I recently read Tom Standage's "History of the World in 6 Glasses." Similar to "An Edible History of Humanity," 6 glasses is a not-quite-chronological and broad-ranging history of the world focused on one aspect of humanity. Also similar to 6 glasses, Edible History is organized what feels like a 5 paragraph essay format or a textbook chapter. Standage starts with his general introduction to the chapter topic, fills it out with specific examples, interesting details and related stories or anecdotes. Unfortunately, he tends to then restate his "thesis" or the main chapter points before moving on to a related but separate topic which he introduces using similar phrasing to the previous topic introduction. I found this annoying at first (in both books) but was less bothered as the audiobook progressed (I skimmed the summaries in the 6 glasses book which I read instead of listening to).

The narrator's faults I had more trouble moving past. When the book began I thought I was listening to a filmstrip narration or an educational video being show during a particularly boring elementary school class. Later, when I had come to terms with the filmstrip-voice (though I never liked it), I was pained by the voices used by the narrator to distinguish quotes from various famous characters in the book. The Christopher Columbus voice was annoying, the Adam Smith voice was painful and the French pronunciation was painful to anyone who doesn't expect a nasal R in people and place names.

My frustrations with repetition and terrible narration aside, I enjoyed the book greatly. I was particularly pleased with some explanations on various topics that were more complete and more clear (except when spoken in French) than those I have read in previous books. I tend to devour a lot of this sort of book--idiosyncratic histories of specific topics--and I felt like this book was a complement to those I have read. On the few occasions when the author repeated information I already knew, he generally quickly related it to his topic of food and other ideas he had also been discussing.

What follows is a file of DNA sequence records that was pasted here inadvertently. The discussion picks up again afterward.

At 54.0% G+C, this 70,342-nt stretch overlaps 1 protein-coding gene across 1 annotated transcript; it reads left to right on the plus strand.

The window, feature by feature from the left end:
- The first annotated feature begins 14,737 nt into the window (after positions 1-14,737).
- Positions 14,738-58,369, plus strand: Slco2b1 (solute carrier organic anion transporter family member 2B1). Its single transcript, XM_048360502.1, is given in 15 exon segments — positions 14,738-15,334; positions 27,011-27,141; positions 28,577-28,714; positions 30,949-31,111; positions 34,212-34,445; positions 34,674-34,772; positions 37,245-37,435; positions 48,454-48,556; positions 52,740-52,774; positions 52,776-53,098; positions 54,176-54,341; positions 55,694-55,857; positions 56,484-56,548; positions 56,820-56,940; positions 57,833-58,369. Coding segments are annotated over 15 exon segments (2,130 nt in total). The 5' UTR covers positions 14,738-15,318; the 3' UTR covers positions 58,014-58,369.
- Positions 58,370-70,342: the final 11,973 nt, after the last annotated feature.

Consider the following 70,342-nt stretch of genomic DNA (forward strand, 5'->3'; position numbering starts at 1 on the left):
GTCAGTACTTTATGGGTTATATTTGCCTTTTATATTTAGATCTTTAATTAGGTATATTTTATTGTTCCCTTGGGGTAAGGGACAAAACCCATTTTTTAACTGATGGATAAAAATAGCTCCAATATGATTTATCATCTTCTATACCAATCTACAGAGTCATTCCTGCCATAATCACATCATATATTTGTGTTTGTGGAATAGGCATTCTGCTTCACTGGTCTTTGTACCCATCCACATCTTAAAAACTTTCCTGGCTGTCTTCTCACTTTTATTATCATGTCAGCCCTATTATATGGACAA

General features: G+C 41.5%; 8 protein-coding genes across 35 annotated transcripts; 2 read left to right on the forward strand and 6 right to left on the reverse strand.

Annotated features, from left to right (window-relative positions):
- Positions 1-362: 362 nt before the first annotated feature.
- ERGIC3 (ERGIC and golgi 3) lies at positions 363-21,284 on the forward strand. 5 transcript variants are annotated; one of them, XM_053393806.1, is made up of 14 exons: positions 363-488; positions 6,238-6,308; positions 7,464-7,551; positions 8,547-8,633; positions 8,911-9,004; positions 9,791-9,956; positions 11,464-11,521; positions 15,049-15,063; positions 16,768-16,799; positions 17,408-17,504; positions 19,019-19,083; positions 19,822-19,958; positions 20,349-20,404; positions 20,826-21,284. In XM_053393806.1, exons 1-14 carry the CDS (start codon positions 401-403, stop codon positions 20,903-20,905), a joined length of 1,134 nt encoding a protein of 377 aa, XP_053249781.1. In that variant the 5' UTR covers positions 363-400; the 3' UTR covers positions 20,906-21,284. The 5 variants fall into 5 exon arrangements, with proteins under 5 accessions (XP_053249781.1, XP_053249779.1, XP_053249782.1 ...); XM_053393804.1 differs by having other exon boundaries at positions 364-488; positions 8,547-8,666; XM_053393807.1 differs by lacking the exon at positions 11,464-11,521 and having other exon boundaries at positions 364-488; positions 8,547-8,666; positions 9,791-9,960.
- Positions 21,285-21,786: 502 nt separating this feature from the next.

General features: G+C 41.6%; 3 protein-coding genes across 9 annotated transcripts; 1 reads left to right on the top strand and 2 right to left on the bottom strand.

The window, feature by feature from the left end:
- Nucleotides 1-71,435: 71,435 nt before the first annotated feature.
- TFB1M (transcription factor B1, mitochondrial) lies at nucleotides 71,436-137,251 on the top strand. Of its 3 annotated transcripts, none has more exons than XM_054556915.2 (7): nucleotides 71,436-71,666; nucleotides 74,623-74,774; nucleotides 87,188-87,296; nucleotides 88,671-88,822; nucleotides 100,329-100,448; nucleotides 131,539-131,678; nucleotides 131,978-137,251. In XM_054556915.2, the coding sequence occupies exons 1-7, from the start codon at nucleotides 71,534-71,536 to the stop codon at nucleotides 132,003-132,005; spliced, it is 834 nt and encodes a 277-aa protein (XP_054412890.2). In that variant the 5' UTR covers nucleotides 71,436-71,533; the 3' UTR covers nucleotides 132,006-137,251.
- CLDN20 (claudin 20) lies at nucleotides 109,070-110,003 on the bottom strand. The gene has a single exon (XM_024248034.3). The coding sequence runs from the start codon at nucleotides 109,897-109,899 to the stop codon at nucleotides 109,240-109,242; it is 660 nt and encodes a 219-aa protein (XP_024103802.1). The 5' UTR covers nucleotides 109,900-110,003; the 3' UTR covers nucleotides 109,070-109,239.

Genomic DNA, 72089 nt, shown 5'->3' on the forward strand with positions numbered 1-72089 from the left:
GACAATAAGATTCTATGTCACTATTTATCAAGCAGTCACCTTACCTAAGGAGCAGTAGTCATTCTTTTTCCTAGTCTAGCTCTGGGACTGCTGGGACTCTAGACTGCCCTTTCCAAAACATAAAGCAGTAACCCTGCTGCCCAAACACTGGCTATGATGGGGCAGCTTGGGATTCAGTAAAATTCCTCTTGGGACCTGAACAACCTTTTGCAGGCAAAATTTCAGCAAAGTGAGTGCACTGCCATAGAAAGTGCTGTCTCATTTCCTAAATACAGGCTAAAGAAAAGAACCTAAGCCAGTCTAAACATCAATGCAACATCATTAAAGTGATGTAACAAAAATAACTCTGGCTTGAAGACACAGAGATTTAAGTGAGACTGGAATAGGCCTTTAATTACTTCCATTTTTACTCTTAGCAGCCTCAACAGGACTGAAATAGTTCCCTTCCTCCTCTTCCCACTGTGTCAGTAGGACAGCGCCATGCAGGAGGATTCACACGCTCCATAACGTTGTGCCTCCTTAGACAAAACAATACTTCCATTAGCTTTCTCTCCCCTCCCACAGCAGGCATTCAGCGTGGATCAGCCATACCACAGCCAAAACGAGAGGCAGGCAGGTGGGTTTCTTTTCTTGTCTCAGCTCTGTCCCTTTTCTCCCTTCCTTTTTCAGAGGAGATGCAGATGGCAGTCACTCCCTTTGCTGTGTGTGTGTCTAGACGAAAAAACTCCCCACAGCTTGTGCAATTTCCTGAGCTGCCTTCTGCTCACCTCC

Though the book suggests it will simply be a history of food, the author does an excellent job of integrating and incorporating politics, world events and individual experiences into his interpretation. I look forward to reading more of Tom Standage's work (hopefully with a different narrator).

There were a few remarkable specific areas where Standage improved upon my previous understanding of events or issues. Standage gave a much better explanation of the development of maize than I encountered in my previous reading (particularly Gavin Menzies' problematic 1421). I also was fascinated with the discussion of the health benefits of hunter-gather societies over agricultural ones and the explanation of why the nutritionally inferior agriculture took over and transformed the world.